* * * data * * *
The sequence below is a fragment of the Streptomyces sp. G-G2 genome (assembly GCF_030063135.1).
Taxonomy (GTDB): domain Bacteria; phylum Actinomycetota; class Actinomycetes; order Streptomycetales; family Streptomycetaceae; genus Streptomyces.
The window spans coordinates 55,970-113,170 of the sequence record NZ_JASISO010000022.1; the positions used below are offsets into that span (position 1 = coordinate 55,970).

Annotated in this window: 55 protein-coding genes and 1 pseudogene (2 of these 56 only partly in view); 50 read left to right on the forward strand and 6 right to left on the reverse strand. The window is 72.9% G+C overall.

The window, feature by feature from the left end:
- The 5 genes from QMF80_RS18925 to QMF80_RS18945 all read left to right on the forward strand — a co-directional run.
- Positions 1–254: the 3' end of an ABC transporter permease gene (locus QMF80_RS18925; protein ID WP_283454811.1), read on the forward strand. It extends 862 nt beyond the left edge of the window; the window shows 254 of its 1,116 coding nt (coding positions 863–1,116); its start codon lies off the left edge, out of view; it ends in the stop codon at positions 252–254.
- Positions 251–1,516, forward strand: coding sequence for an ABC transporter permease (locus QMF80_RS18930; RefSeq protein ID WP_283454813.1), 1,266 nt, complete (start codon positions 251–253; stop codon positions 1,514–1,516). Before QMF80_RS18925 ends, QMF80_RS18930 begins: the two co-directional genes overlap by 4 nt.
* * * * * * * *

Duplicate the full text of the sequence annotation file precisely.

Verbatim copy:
The sequence below is a fragment of the Streptomyces sp. G-G2 genome (assembly GCF_030063135.1).
Taxonomy (GTDB): domain Bacteria; phylum Actinomycetota; class Actinomycetes; order Streptomycetales; family Streptomycetaceae; genus Streptomyces.
The window spans coordinates 55,970-113,170 of the sequence record NZ_JASISO010000022.1; the positions used below are offsets into that span (position 1 = coordinate 55,970).

Annotated in this window: 55 protein-coding genes and 1 pseudogene (2 of these 56 only partly in view); 50 read left to right on the forward strand and 6 right to left on the reverse strand. The window is 72.9% G+C overall.

The window, feature by feature from the left end:
- The 5 genes from QMF80_RS18925 to QMF80_RS18945 all read left to right on the forward strand — a co-directional run.
- Positions 1–254: the 3' end of an ABC transporter permease gene (locus QMF80_RS18925; protein ID WP_283454811.1), read on the forward strand. It extends 862 nt beyond the left edge of the window; the window shows 254 of its 1,116 coding nt (coding positions 863–1,116); its start codon lies off the left edge, out of view; it ends in the stop codon at positions 252–254.
- Positions 251–1,516, forward strand: coding sequence for an ABC transporter permease (locus QMF80_RS18930; RefSeq protein ID WP_283454813.1), 1,266 nt, complete (start codon positions 251–253; stop codon positions 1,514–1,516). Before QMF80_RS18925 ends, QMF80_RS18930 begins: the two co-directional genes overlap by 4 nt.